I began writing Pastel Painting Atelier by entering my painting studio.  I looked into my work environment and the treasured tools of my trade.  My opening preface emerged naturally, and that personal statement set the tone for the whole book.  Throughout, I wrote about my inspirations and hands-on working practices.   My goal was to share my experiences and suggest to you ways you might  open up your own path, in whatever mediums you work.

I also reached beyond my studio, into the ever-evolving history of our medium.   It was very important to me to exalt the magnificent lineage of artists who, across centuries and continents and styles, continue to  bequeath to us breathtaking works in pastel, artists who daily transform powder into poetry.



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Available at the Metropolitan Museum of Art, NY; The Boston Museum of Fine Arts; National Gallery of Art, Washington, D.C.; Norton Simon Museum of Art, Pasadena, CA; Francine and Sterling Clark Art Museum, Williamstown, MA; National Portrait Gallery, London and other museums and bookstores.



Pastel Painting Atelier | Ellen Eagle

I don’t think I’ve ever seen a book that deals with pastel in such breadth and depth. Watson Guptill are becoming known for their really quite serious monographs on media, subjects and techniques and they are also finding some intriguing authors to create them. The biography that appears on the back flap lists some impressive credentials, albeit many not perhaps familiar to a UK audience, and ends by describing Ellen as “a sought-after teacher”.

Having luxuriated in this splendid book, I can’t say I’m surprised.

The atelier method involved the student working in the studio of the master, initially observing and doing menial tasks, gradually working up underpainting, then perhaps body colour and, finally, the majority of a painting the great man would finish off and sign. It’s this last experts mean when they say “studio of”. In a book, you don’t have to sweep the floor and scrape the old palettes, but we do start with a lot of basic preparation. In lesser books, this is the “materials and techniques” section we’re usually tempted to skip. Here, however, it serves to introduce the medium slowly and progressively, giving you time and space to think. A whole spread (with illustrations) on storing and organizing pastels isn’t dull or over-written, but part of a longer sequence on the properties of the thing you’re going to be working with. I should say here that Ellen writes well: it’s a trait WG seem able to find in their authors, who might be expected to think more visually than verbally.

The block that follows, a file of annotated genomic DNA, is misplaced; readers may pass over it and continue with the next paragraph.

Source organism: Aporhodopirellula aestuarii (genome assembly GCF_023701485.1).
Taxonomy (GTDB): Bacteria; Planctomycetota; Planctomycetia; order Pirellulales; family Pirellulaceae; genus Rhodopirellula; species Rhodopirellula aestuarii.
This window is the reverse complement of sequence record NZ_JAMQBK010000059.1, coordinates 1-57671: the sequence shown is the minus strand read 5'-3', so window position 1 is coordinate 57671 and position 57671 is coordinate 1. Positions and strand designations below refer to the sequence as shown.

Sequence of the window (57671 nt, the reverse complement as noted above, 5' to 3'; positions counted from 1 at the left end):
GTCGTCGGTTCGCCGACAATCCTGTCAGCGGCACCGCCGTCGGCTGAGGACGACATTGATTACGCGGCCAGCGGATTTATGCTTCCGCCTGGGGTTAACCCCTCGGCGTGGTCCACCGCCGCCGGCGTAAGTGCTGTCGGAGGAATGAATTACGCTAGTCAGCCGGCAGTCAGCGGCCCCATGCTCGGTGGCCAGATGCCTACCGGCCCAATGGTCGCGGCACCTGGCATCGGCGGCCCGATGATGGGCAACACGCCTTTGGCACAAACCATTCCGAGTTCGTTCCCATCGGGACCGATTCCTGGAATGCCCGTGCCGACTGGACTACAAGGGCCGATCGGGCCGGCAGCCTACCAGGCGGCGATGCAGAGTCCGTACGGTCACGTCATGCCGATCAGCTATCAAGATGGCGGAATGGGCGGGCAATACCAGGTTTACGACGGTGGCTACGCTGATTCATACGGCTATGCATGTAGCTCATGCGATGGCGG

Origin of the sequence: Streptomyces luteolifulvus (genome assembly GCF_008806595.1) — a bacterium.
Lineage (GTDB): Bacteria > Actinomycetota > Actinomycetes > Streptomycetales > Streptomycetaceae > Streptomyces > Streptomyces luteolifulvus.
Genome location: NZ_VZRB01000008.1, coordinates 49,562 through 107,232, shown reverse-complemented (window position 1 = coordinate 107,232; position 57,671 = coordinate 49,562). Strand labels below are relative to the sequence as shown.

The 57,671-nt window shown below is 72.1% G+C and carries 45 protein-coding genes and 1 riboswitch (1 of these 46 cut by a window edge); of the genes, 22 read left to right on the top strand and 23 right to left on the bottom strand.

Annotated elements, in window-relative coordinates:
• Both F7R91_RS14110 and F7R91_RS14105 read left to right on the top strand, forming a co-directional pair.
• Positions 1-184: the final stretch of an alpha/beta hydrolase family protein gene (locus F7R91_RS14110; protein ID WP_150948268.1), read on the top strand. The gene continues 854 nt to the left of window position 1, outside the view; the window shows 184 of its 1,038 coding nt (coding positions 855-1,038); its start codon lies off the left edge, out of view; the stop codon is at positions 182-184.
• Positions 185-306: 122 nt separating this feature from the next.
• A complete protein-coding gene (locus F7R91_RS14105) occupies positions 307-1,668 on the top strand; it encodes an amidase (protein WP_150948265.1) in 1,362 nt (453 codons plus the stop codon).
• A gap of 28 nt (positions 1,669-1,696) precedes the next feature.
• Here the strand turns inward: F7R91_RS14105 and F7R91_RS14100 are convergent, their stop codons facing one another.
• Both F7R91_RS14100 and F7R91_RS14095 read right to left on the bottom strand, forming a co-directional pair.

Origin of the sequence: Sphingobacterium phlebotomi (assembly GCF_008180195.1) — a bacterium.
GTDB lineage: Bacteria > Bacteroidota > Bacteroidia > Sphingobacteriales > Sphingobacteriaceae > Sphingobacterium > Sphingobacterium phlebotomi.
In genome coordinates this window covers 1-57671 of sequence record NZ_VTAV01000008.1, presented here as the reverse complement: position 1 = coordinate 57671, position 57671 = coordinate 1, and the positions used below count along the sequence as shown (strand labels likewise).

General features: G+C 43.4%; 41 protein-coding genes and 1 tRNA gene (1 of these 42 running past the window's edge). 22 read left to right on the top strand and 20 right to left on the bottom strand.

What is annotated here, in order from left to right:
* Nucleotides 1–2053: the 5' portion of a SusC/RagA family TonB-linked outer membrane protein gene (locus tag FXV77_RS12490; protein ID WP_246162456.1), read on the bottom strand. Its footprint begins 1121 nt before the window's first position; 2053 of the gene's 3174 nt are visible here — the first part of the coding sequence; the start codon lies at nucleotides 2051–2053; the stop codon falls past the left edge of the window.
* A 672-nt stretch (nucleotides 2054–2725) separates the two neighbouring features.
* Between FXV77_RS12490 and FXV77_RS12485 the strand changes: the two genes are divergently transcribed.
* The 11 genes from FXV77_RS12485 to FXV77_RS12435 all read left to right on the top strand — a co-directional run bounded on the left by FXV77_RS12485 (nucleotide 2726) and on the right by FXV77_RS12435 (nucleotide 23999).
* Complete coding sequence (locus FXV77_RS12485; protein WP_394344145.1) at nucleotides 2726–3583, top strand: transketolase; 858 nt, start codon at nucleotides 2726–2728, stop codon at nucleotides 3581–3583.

And now, finally, let’s talk about the illustrations. As I’ve lead you to believe, there are Old Masters here and also contemporary practitioners. However, the bulk of the work is Ellen’s. This isn’t just an academic treatise, but a highly practical book and the fourth chapter, The working process contains extended lessons that deal with a wide variety of topics from the technical to composition, perspective and lighting. At this point, it should be said that Ellen is primarily a figurative painter. If the book has a weakness, it is this. It’s not that she isn’t any good – she’s really, really excellent. It’s just that I’d have liked more variety of subject matter in a book like this. After all, when is anything like it going to come along again? Probably not in my lifetime.

Even with that small reservation, though, this is still the best book on pastel you’re probably ever going to find.

Practical art reviews @artbookreviews

Touched by an Eagle